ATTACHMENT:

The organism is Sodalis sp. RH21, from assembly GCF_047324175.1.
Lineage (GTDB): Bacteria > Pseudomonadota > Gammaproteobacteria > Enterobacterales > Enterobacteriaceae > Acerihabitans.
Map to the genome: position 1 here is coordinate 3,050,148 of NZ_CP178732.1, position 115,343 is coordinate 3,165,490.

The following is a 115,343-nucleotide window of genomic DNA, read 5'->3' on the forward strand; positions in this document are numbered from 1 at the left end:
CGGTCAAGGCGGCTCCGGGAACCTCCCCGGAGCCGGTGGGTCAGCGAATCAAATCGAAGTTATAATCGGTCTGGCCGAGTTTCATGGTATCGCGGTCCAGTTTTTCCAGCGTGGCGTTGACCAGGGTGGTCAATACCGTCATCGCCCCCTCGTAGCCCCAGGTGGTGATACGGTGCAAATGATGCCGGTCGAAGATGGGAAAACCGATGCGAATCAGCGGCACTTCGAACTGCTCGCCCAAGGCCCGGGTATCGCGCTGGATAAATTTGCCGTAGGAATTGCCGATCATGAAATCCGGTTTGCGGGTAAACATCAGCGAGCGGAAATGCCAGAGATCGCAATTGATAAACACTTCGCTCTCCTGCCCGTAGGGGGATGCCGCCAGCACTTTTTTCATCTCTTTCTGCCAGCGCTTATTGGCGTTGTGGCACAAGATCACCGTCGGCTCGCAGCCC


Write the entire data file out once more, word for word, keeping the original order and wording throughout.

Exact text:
The organism is Sodalis sp. RH21, from assembly GCF_047324175.1.
Lineage (GTDB): Bacteria > Pseudomonadota > Gammaproteobacteria > Enterobacterales > Enterobacteriaceae > Acerihabitans.
Map to the genome: position 1 here is coordinate 3,050,148 of NZ_CP178732.1, position 115,343 is coordinate 3,165,490.

The following is a 115,343-nucleotide window of genomic DNA, read 5'->3' on the forward strand; positions in this document are numbered from 1 at the left end:
CGGTCAAGGCGGCTCCGGGAACCTCCCCGGAGCCGGTGGGTCAGCGAATCAAATCGAAGTTATAATCGGTCTGGCCGAGTTTCATGGTATCGCGGTCCAGTTTTTCCAGCGTGGCGTTGACCAGGGTGGTCAATACCGTCATCGCCCCCTCGTAGCCCCAGGTGGTGATACGGTGCAAATGATGCCGGTCGAAGATGGGAAAACCGATGCGAATCAGCGGCACTTCGAACTGCTCGCCCAAGGCCCGGGTATCGCGCTGGATAAATTTGCCGTAGGAATTGCCGATCATGAAATCCGGTTTGCGGGTAAACATCAGCGAGCGGAAATGCCAGAGATCGCAATTGATAAACACTTCGCTCTCCTGCCCGTAGGGGGATGCCGCCAGCACTTTTTTCATCTCTTTCTGCCAGCGCTTATTGGCGTTGTGGCACAAGATCACCGTCGGCTCGCAGCCC